So for the next couple of hours, over several pots of tea, the three of them hashed over the events of the previous few weeks. Atsushi did most of the talking - about finding Kinshiro unconscious in an alley, taking him home, giving him a job at the inn. Kinshiro filled in most of the details on the divine angle, but he seemed to understand that this was Atsushi's explanation and was willing to stand aside and let him give it. Atsushi carried most of the narration, all the way up to an account of his wedding - his sister was very interested in that part - and of his daily life in the Heavenly City.
It was surprisingly difficult to talk about that part. He could tell her about having lunch with En every day - well, what he called lunch, and what En considered breakfast. He could talk about seeing Io, Ryuu, and Akoya teasing each other as they relaxed in the city gardens. He could talk about the palace's immense maze of a library, about the many pools and fountains of its public bath, about his own cozy new rooms, but at the same time, there were things he realized he couldn't begin to explain. There was the exhilarating afternoon when Kinshiro had taught him to shape-shift, and they had spent hours swooping through the air as eagles or racing through forests as deer. There was the evening when the two of them had sat on a rock in the endless ocean and watched a row of softly colored moons rise over the water like immense pearls being drawn across a jeweler's tray. He couldn't even talk about his day-to-day work of watching the human race and occasionally handing out second chances, or of the mornings spent at the judge's bench weighing the crimes of the dead and deciding whether they deserved peace, punishment, or paradise. It was all too strange, too far removed from the human norm to be believable.
It reminded him a little of when his sister had first married and moved to the city. She had written him long letters about her experiences - all the new and wonderful things her new husband had introduced her to. Atsushi had not been able to imagine, say, visiting a theater. He had read the letters anyway, because she was his sister and he loved her, but reading them made him feel she had done more than just travel a few miles away. Now he was realizing that he'd traveled further yet, and he didn't know quite how to bring her with him.
"It's funny," she said during a lull. "These are gods, but you talk about them already like they're old friends, like they're no different from the crowd who used to hang around the Cloverleaf."
"Well, they aren't, really," said Atsushi. "I mean, they are my friends. They're just like anyone else. It's just their jobs are really important. They've all been so kind to me - they make me feel like I belong there."
His sister appeared to mull that over.
"Well, I still don't quite get it," she said, "but as long as you promise to visit once in a while, I guess it's all right."
Atsushi smiled. "Every chance I get."
"Good," said Suzume. "Now, how about some dinner?"
They stayed for dinner. Atsushi honestly didn't see any way to get out of it at this point, and anyway, it had been years since his sister had cooked dinner for him. It was also fun watching Kinshiro trying to navigate his introduction to the rest of Atsushi's family. Suzume's husband came home after another hour or so, and the children came home from school, and the house became very lively as everyone reacted to these unexpected guests. By agreement, Suzume said nothing at all about gods, only that her brother had come to visit and introduce them all to his new husband. Kinshiro was cagey about his background, managing to give the impression that he was some sort of minor political functionary without specifying exactly which court he belonged to. He made a hit with the children by discreetly producing toys from who-knew-where and handing them out. After that, it was plain that Uncle Kin was going to be a welcome guest any time he wanted to show up. They all sat around the big dining room table, making polite conversation, while Atsushi enjoyed the unique sight of his normally abstemious husband drinking beer.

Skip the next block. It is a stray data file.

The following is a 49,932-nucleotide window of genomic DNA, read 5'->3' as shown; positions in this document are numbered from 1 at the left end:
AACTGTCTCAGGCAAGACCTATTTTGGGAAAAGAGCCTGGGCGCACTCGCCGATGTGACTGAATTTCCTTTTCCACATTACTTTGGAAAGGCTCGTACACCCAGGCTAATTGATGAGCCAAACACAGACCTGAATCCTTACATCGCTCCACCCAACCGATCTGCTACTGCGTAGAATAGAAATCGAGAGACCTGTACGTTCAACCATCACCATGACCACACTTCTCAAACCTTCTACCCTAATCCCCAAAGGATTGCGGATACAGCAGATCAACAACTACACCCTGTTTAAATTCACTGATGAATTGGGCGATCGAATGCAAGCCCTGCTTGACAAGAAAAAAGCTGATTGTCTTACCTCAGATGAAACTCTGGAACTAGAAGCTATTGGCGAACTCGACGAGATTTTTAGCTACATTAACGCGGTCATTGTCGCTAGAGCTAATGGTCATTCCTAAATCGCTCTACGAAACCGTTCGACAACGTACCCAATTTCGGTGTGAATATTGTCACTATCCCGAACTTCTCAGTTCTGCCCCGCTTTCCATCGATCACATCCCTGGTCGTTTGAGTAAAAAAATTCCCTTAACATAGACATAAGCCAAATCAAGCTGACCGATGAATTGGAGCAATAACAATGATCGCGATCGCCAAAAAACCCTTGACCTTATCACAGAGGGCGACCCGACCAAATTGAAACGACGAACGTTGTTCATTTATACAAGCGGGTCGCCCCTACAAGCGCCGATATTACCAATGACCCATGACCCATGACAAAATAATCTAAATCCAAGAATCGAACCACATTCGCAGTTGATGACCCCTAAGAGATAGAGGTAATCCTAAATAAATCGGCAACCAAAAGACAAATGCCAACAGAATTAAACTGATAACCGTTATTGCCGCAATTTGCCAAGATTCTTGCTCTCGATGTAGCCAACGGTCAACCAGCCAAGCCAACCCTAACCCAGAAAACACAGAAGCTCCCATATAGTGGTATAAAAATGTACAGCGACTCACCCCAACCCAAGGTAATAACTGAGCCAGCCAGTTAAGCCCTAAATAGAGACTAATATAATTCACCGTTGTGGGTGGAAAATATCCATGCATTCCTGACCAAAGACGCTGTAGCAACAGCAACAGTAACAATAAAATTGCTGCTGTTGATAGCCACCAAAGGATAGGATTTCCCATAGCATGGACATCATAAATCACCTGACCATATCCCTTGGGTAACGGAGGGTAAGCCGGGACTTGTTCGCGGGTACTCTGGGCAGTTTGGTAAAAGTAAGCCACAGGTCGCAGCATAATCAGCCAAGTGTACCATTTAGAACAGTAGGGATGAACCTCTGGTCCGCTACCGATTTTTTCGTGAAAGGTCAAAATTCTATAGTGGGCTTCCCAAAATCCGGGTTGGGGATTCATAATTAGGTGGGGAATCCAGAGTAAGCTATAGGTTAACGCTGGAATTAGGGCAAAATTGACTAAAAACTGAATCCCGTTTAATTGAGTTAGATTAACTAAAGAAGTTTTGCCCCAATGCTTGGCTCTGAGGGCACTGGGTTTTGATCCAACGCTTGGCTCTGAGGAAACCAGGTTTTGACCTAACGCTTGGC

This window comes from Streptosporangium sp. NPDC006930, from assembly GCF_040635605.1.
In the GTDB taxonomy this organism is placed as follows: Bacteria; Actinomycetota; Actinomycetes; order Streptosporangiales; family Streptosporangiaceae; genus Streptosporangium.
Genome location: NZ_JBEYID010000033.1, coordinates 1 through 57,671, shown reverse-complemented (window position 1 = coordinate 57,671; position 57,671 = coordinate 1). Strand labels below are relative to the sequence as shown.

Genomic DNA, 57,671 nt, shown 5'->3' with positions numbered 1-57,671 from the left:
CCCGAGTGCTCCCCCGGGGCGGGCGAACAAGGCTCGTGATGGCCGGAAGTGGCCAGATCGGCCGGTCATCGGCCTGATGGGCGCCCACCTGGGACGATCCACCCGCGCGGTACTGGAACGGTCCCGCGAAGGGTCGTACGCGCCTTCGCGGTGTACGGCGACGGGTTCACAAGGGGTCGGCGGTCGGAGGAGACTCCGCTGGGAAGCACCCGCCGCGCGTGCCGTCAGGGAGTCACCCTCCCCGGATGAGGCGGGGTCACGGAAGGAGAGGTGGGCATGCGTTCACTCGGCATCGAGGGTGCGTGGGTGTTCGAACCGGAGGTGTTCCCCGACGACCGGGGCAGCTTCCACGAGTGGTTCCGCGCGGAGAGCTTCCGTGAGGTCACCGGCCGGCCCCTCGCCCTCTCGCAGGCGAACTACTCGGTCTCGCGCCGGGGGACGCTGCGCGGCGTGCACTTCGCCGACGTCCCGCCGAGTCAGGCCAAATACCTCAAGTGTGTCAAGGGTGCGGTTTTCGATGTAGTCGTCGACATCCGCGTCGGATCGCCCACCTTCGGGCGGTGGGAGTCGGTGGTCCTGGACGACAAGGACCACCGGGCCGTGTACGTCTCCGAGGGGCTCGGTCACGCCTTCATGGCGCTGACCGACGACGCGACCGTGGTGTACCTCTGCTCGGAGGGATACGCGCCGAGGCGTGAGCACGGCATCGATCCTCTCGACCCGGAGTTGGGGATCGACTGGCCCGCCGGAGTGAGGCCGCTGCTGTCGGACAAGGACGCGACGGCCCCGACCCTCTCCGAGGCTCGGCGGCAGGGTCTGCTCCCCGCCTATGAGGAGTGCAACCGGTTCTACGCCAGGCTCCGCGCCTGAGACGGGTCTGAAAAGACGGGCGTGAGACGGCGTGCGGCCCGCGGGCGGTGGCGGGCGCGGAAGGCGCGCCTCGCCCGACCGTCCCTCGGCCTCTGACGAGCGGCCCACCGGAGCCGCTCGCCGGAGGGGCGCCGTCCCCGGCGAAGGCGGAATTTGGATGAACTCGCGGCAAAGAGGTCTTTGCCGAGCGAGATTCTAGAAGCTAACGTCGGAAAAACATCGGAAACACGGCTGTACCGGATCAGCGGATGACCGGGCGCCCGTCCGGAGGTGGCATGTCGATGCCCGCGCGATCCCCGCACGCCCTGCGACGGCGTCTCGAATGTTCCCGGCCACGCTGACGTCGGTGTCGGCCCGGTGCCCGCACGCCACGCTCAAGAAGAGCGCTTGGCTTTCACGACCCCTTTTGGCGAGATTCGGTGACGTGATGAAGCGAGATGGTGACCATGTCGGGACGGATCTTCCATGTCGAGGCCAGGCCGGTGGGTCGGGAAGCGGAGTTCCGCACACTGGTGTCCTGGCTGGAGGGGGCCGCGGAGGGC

"I can make tea if you'd prefer," Suzume said.
"No, no, this is fine," Kinshiro assured her hastily. "I'm grateful for your hospitality."
Atsushi tried to stifle his amusement at that. Aurite's law discouraged the consumption of alcohol on the grounds that it lowered inhibitions and caused people to behave in an unrestrained and undignified manner. Kinshiro himself rarely drank anything but tea. Even so, Atsushi had seen other gods engaging in recreational drinking, most memorably at his own wedding feast, and he knew full well that Kinshiro or any other god could have drained the barrel dry and shrugged off the effects with no trouble at all. Atsushi hadn't learned that trick yet, but En had promised to teach him one day when Kinshiro wasn't around.
When the meal was over, the group scattered to different parts of the house. Suzume's husband slipped off to his study to unwind for a while. Kinshiro ended up playing with the children, serving as referee over a game of their own devising. Atsushi doubted any of the children had a clear idea of what the rules are, but that didn't seem to stop Kinshiro from intuiting them perfectly anyway. Atsushi smiled, watching his niece and nephews scramble around and sometimes over the stolid Kinshiro.